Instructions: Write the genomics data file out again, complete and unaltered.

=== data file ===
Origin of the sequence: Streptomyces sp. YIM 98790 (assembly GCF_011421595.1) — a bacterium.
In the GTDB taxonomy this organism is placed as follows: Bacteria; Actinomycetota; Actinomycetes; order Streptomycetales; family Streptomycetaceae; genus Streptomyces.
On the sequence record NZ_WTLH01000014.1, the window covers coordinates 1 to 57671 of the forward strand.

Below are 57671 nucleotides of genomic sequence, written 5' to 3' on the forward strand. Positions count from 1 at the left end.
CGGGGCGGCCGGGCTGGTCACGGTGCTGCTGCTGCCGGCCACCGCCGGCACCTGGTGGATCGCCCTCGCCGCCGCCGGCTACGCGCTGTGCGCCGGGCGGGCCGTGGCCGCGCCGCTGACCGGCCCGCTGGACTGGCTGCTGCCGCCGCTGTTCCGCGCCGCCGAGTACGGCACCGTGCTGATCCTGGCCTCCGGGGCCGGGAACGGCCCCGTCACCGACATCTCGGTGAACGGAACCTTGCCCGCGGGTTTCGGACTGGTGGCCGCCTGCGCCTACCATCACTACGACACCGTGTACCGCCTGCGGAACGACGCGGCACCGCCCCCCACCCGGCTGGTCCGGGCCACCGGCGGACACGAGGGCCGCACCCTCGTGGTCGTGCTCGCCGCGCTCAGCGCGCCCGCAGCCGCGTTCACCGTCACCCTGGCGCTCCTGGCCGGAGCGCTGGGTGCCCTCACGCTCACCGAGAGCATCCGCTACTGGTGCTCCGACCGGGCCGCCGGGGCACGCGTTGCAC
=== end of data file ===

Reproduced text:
Origin of the sequence: Streptomyces sp. YIM 98790 (assembly GCF_011421595.1) — a bacterium.
In the GTDB taxonomy this organism is placed as follows: Bacteria; Actinomycetota; Actinomycetes; order Streptomycetales; family Streptomycetaceae; genus Streptomyces.
On the sequence record NZ_WTLH01000014.1, the window covers coordinates 1 to 57671 of the forward strand.

Below are 57671 nucleotides of genomic sequence, written 5' to 3' on the forward strand. Positions count from 1 at the left end.
CGGGGCGGCCGGGCTGGTCACGGTGCTGCTGCTGCCGGCCACCGCCGGCACCTGGTGGATCGCCCTCGCCGCCGCCGGCTACGCGCTGTGCGCCGGGCGGGCCGTGGCCGCGCCGCTGACCGGCCCGCTGGACTGGCTGCTGCCGCCGCTGTTCCGCGCCGCCGAGTACGGCACCGTGCTGATCCTGGCCTCCGGGGCCGGGAACGGCCCCGTCACCGACATCTCGGTGAACGGAACCTTGCCCGCGGGTTTCGGACTGGTGGCCGCCTGCGCCTACCATCACTACGACACCGTGTACCGCCTGCGGAACGACGCGGCACCGCCCCCCACCCGGCTGGTCCGGGCCACCGGCGGACACGAGGGCCGCACCCTCGTGGTCGTGCTCGCCGCGCTCAGCGCGCCCGCAGCCGCGTTCACCGTCACCCTGGCGCTCCTGGCCGGAGCGCTGGGTGCCCTCACGCTCACCGAGAGCATCCGCTACTGGTGCTCCGACCGGGCCGCCGGGGCACGCGTTGCAC